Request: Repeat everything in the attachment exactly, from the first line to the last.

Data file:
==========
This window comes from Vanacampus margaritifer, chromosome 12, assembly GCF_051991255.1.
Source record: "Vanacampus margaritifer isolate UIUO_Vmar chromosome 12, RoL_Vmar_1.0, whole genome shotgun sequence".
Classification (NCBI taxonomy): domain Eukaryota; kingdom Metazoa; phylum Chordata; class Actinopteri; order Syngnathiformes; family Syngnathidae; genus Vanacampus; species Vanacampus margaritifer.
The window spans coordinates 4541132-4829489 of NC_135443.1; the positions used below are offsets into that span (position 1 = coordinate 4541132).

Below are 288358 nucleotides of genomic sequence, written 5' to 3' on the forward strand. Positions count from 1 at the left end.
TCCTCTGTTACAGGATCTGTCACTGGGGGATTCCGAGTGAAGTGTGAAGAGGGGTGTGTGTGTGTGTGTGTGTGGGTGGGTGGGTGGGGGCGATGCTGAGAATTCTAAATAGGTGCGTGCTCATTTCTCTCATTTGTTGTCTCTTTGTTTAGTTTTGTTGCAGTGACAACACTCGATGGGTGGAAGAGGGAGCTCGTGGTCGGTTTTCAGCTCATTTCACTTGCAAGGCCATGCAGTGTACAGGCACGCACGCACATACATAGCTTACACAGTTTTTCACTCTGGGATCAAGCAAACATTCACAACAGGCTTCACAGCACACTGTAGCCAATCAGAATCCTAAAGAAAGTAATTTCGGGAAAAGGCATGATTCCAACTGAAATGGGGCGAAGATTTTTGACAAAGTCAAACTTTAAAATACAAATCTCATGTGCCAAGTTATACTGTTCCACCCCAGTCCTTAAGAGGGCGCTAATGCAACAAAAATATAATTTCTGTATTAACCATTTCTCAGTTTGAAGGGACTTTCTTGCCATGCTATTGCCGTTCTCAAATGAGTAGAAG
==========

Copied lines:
This window comes from Vanacampus margaritifer, chromosome 12, assembly GCF_051991255.1.
Source record: "Vanacampus margaritifer isolate UIUO_Vmar chromosome 12, RoL_Vmar_1.0, whole genome shotgun sequence".
Classification (NCBI taxonomy): domain Eukaryota; kingdom Metazoa; phylum Chordata; class Actinopteri; order Syngnathiformes; family Syngnathidae; genus Vanacampus; species Vanacampus margaritifer.
The window spans coordinates 4541132-4829489 of NC_135443.1; the positions used below are offsets into that span (position 1 = coordinate 4541132).

Below are 288358 nucleotides of genomic sequence, written 5' to 3' on the forward strand. Positions count from 1 at the left end.
TCCTCTGTTACAGGATCTGTCACTGGGGGATTCCGAGTGAAGTGTGAAGAGGGGTGTGTGTGTGTGTGTGTGTGGGTGGGTGGGTGGGGGCGATGCTGAGAATTCTAAATAGGTGCGTGCTCATTTCTCTCATTTGTTGTCTCTTTGTTTAGTTTTGTTGCAGTGACAACACTCGATGGGTGGAAGAGGGAGCTCGTGGTCGGTTTTCAGCTCATTTCACTTGCAAGGCCATGCAGTGTACAGGCACGCACGCACATACATAGCTTACACAGTTTTTCACTCTGGGATCAAGCAAACATTCACAACAGGCTTCACAGCACACTGTAGCCAATCAGAATCCTAAAGAAAGTAATTTCGGGAAAAGGCATGATTCCAACTGAAATGGGGCGAAGATTTTTGACAAAGTCAAACTTTAAAATACAAATCTCATGTGCCAAGTTATACTGTTCCACCCCAGTCCTTAAGAGGGCGCTAATGCAACAAAAATATAATTTCTGTATTAACCATTTCTCAGTTTGAAGGGACTTTCTTGCCATGCTATTGCCGTTCTCAAATGAGTAGAAG